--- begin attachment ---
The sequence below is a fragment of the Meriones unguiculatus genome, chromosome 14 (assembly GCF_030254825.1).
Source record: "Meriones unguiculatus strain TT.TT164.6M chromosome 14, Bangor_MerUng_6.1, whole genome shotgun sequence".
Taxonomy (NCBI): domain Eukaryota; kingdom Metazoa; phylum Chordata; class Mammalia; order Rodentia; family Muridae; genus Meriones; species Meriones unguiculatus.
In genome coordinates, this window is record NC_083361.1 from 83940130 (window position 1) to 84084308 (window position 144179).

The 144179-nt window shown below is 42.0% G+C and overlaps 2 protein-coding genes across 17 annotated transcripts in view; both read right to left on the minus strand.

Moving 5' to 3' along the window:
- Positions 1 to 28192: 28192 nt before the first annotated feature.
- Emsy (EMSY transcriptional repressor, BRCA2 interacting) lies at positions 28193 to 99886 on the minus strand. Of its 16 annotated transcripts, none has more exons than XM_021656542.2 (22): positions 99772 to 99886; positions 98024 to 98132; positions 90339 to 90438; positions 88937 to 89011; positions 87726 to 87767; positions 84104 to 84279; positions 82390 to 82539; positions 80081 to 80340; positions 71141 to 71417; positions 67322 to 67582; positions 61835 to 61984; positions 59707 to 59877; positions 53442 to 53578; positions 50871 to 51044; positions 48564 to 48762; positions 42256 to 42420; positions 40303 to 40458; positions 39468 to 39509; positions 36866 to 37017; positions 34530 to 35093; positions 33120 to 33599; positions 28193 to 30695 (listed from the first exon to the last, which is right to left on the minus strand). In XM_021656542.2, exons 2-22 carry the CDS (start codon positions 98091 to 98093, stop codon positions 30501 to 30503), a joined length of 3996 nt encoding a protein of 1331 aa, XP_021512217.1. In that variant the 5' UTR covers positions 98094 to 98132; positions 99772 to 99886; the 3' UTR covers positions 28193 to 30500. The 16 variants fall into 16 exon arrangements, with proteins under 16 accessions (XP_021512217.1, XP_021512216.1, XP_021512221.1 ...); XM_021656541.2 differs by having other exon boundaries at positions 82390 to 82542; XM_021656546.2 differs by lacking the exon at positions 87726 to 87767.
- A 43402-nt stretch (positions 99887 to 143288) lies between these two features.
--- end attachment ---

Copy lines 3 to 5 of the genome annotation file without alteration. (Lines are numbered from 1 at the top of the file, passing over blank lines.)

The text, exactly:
Taxonomy (NCBI): domain Eukaryota; kingdom Metazoa; phylum Chordata; class Mammalia; order Rodentia; family Muridae; genus Meriones; species Meriones unguiculatus.
In genome coordinates, this window is record NC_083361.1 from 83940130 (window position 1) to 84084308 (window position 144179).

The 144179-nt window shown below is 42.0% G+C and overlaps 2 protein-coding genes across 17 annotated transcripts in view; both read right to left on the minus strand.